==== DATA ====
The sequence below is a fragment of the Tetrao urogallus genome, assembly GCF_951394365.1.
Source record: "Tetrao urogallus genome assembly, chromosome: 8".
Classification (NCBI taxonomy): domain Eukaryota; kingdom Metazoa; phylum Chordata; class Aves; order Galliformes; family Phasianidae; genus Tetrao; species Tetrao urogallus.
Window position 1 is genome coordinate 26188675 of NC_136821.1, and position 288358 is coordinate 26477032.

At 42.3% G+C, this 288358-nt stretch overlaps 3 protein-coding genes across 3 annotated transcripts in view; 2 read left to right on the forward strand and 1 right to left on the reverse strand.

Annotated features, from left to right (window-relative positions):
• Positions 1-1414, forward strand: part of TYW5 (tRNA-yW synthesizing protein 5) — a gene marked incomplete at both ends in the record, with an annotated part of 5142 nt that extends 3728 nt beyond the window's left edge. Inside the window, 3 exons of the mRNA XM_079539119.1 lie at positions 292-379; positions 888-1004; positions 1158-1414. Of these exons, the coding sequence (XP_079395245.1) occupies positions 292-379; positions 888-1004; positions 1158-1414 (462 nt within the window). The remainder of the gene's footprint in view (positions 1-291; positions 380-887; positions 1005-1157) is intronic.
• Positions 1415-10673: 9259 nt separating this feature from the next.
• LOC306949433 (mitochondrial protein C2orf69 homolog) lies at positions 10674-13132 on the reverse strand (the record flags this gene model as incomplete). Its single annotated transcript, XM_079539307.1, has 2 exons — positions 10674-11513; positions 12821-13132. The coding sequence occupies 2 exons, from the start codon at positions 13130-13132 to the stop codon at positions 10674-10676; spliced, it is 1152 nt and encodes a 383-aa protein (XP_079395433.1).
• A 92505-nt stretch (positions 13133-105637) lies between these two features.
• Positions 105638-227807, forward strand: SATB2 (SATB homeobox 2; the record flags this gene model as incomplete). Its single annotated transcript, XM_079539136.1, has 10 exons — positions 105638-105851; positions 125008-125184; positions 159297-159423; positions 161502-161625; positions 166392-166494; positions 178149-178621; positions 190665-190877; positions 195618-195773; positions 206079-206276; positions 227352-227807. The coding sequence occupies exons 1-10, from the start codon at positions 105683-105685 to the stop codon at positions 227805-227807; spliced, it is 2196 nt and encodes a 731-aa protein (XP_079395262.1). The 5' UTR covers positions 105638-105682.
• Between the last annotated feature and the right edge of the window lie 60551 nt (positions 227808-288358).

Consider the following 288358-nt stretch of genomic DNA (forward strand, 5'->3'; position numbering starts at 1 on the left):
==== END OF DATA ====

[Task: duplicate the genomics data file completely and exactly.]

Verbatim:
The sequence below is a fragment of the Tetrao urogallus genome, assembly GCF_951394365.1.
Source record: "Tetrao urogallus genome assembly, chromosome: 8".
Classification (NCBI taxonomy): domain Eukaryota; kingdom Metazoa; phylum Chordata; class Aves; order Galliformes; family Phasianidae; genus Tetrao; species Tetrao urogallus.
Window position 1 is genome coordinate 26188675 of NC_136821.1, and position 288358 is coordinate 26477032.

At 42.3% G+C, this 288358-nt stretch overlaps 3 protein-coding genes across 3 annotated transcripts in view; 2 read left to right on the forward strand and 1 right to left on the reverse strand.

Annotated features, from left to right (window-relative positions):
• Positions 1-1414, forward strand: part of TYW5 (tRNA-yW synthesizing protein 5) — a gene marked incomplete at both ends in the record, with an annotated part of 5142 nt that extends 3728 nt beyond the window's left edge. Inside the window, 3 exons of the mRNA XM_079539119.1 lie at positions 292-379; positions 888-1004; positions 1158-1414. Of these exons, the coding sequence (XP_079395245.1) occupies positions 292-379; positions 888-1004; positions 1158-1414 (462 nt within the window). The remainder of the gene's footprint in view (positions 1-291; positions 380-887; positions 1005-1157) is intronic.
• Positions 1415-10673: 9259 nt separating this feature from the next.
• LOC306949433 (mitochondrial protein C2orf69 homolog) lies at positions 10674-13132 on the reverse strand (the record flags this gene model as incomplete). Its single annotated transcript, XM_079539307.1, has 2 exons — positions 10674-11513; positions 12821-13132. The coding sequence occupies 2 exons, from the start codon at positions 13130-13132 to the stop codon at positions 10674-10676; spliced, it is 1152 nt and encodes a 383-aa protein (XP_079395433.1).
• A 92505-nt stretch (positions 13133-105637) lies between these two features.
• Positions 105638-227807, forward strand: SATB2 (SATB homeobox 2; the record flags this gene model as incomplete). Its single annotated transcript, XM_079539136.1, has 10 exons — positions 105638-105851; positions 125008-125184; positions 159297-159423; positions 161502-161625; positions 166392-166494; positions 178149-178621; positions 190665-190877; positions 195618-195773; positions 206079-206276; positions 227352-227807. The coding sequence occupies exons 1-10, from the start codon at positions 105683-105685 to the stop codon at positions 227805-227807; spliced, it is 2196 nt and encodes a 731-aa protein (XP_079395262.1). The 5' UTR covers positions 105638-105682.
• Between the last annotated feature and the right edge of the window lie 60551 nt (positions 227808-288358).

Consider the following 288358-nt stretch of genomic DNA (forward strand, 5'->3'; position numbering starts at 1 on the left):